Manufacturer: Novavax

Efficacy: Unknown

Type: Protein based vaccine and works by teaching the immune system to make antibodies

FDA Approval: No

FDA Emergency Approval: No

Stage: Phase 2 in South Africa, Phase 3 in UK & USA

Administration: 2 doses, 3 weeks apart, muscle injection

Side Effects: Unknown

For more information, click here.


Developer How It Works Phase Status
Moderna mRNA 3 Approved in Canada.
Emergency use in U.S., E.U., Israel.
Galeya Ad26, Ad5 3 Early use in Russia.
Emergency use in Belarus, other countries.
CanSino Ad5 3 Limited use in China.
Vector Institute Protein 3 Early use in Russia.
Sinopharm Inactivated 3 Approved in China, U.A.E., Bahrain.
Emergency use in Egypt.
Sinovac Inactivated 3 Limited use in China.
Sinopharm-Wuhan Inactivated 3 Limited use in China, U.A.E.
Bharat Biotech Inactivated 3 Emergency use in India.


According to British Society for Heart Failure, they have released the following statement:

“Vaccines allow an individual to develop immunity to a virus or bacteria and they reduce the risk of infection. If you are unfortunate enough to catch the infection despite vaccination, then vaccines may reduce the severity of the illness. At a population level, vaccines also make it difficult for infection to spread from person to person, because they reduce the number of vulnerable individuals in the population. Unlike most medicines, which treat or cure diseases, vaccines prevent and may eradicate infectious diseases.COVID-19 can affect anyone. If you are an older adult and have a long-term health condition like heart failure, COVID-19 can be very serious and, in some cases, fatal. The vaccines are an important breakthrough in the fight against coronavirus. This document has been produced to reassure health care professionals and patients of the safety and benefits of the new vaccines. Heart failure specialists can reassure their patients that thousands of people have received a COVID-19 vaccine and reports of serious side effects, such as allergic reactions, have been very rare. The only groups currently advised not to take the vaccine are people with a history of life threatening allergic reactions (called anaphylaxis) and pregnant women…”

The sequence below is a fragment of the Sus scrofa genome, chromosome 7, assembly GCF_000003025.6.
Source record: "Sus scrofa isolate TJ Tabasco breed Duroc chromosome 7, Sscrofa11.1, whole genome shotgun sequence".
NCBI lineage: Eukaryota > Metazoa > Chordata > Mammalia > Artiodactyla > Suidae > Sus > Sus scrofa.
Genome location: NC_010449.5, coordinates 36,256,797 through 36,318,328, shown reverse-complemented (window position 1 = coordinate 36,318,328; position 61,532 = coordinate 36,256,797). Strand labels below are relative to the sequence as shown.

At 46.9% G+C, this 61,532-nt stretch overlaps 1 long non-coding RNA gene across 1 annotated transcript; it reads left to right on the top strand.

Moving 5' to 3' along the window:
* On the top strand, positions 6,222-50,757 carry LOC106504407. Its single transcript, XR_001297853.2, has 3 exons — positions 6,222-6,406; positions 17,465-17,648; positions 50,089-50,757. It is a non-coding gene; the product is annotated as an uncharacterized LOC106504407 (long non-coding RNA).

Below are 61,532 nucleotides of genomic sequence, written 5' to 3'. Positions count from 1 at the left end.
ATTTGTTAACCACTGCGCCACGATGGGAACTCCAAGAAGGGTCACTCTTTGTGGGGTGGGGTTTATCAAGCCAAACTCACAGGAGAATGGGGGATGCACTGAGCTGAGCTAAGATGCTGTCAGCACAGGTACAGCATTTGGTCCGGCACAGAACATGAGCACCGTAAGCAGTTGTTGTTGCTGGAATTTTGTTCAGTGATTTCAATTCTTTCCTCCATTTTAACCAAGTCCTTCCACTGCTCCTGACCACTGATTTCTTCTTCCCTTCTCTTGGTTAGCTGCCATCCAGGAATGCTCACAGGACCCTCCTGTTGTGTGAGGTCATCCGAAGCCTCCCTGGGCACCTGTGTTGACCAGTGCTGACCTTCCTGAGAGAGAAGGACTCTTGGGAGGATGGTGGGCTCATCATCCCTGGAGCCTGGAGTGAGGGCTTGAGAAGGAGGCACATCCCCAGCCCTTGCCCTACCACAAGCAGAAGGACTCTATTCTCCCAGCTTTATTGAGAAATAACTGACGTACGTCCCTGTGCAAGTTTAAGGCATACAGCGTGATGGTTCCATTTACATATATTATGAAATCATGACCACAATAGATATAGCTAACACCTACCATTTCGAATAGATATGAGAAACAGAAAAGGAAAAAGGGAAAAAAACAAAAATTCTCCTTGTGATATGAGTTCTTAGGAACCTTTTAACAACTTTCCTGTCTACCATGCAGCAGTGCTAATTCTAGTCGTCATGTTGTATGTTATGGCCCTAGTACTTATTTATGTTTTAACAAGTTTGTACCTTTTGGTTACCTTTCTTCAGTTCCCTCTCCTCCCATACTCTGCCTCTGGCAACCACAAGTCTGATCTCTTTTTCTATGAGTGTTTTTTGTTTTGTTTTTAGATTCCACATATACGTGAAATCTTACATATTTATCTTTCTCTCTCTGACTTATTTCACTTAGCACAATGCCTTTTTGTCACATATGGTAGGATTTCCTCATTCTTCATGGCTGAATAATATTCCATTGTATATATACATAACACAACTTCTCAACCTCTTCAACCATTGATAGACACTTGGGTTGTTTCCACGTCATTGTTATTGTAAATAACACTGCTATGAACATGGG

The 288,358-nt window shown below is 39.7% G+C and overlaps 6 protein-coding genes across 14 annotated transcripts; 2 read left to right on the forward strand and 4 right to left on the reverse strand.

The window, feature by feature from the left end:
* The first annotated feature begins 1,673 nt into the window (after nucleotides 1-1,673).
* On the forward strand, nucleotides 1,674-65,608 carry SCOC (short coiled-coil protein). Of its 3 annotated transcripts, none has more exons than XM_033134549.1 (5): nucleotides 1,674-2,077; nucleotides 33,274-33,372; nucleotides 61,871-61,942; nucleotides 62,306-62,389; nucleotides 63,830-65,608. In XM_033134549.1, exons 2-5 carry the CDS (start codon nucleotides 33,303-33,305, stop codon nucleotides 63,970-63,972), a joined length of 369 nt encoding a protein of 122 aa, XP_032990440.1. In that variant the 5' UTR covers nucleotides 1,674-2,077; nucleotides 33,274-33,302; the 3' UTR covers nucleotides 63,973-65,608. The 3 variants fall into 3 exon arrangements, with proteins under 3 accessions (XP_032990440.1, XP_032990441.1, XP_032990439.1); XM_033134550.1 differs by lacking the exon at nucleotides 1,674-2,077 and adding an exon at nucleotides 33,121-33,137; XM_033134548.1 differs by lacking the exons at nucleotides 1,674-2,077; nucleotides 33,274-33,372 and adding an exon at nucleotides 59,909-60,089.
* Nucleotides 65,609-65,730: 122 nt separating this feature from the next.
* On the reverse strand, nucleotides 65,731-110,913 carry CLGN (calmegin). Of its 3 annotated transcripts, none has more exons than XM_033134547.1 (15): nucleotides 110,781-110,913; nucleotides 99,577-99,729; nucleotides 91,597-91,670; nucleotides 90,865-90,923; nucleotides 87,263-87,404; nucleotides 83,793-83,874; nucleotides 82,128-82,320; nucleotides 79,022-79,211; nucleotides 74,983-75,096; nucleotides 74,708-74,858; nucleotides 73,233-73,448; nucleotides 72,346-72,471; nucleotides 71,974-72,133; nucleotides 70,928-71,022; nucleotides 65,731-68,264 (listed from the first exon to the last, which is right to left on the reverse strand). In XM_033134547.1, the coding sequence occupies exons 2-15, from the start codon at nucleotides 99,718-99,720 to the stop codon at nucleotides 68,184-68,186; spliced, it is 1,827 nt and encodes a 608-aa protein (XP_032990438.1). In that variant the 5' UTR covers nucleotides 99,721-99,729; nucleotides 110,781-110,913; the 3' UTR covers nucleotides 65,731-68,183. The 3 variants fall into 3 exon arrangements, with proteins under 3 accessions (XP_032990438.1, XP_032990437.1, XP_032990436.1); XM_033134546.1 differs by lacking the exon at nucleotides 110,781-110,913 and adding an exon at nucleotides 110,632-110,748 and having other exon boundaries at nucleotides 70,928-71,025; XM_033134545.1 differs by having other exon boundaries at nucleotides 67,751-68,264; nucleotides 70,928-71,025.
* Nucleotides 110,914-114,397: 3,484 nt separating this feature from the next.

The chances of having a significant side-effect from the vaccine is far lower than the risk of life-time complications or death from contracting COVID.” Dr Simon Gibbs, Director Victorian and Tasmanian Amyloidosis Service.

“Patients with medical conditions, including Amyloidosis, are clearly at much greater risk of harm from COVID infection.  The information available to date is that vaccination is safe in this condition and is therefore recommended when available.” – Dr Hugh Goodman, Haematologist & Clinical Director at Waikato District Health Board.

“Patients with established heart disease are at higher risk of more serious illness and death if they develop COVID 19 infection. At a national level there are measures to try and keep us safe with border control, the COVID app and when needed contact tracing. At a personal level any measures to reduce the risk of infection are worthwhile and encouraged: these include hand hygiene, following social distancing guidelines, wearing a face covering when appropriate  and when available, vaccination. The risk of vaccination from data available to date is low and will be much lower than the risk of infection if it becomes endemic in the community.”- Dr Tim Sutton, Consultant Cardiologist at Middlemore Hospital.

“Patients with FAP (hATTR) Amyloidosis should be included in the priority comorbidity populations (to receive vaccination)” – Professor Ed Gane, Chief Hepatologist & Transplant Physician, Auckland City Hospital.


 “Any approved vaccine – there is no real preference and they are all suitable.” Professor Julian Gillmore, National Amyloidosis Centre Royal Free Hospital London.


The news about COVID-19 vaccines being approved, distributed and administered so quickly is causing concern for some people. Watch and listen to what Dr. Robert Jacobson, a Mayo Clinic pediatric infectious diseases expert and director of Mayo Clinic’s Primary Care Immunization program has to say.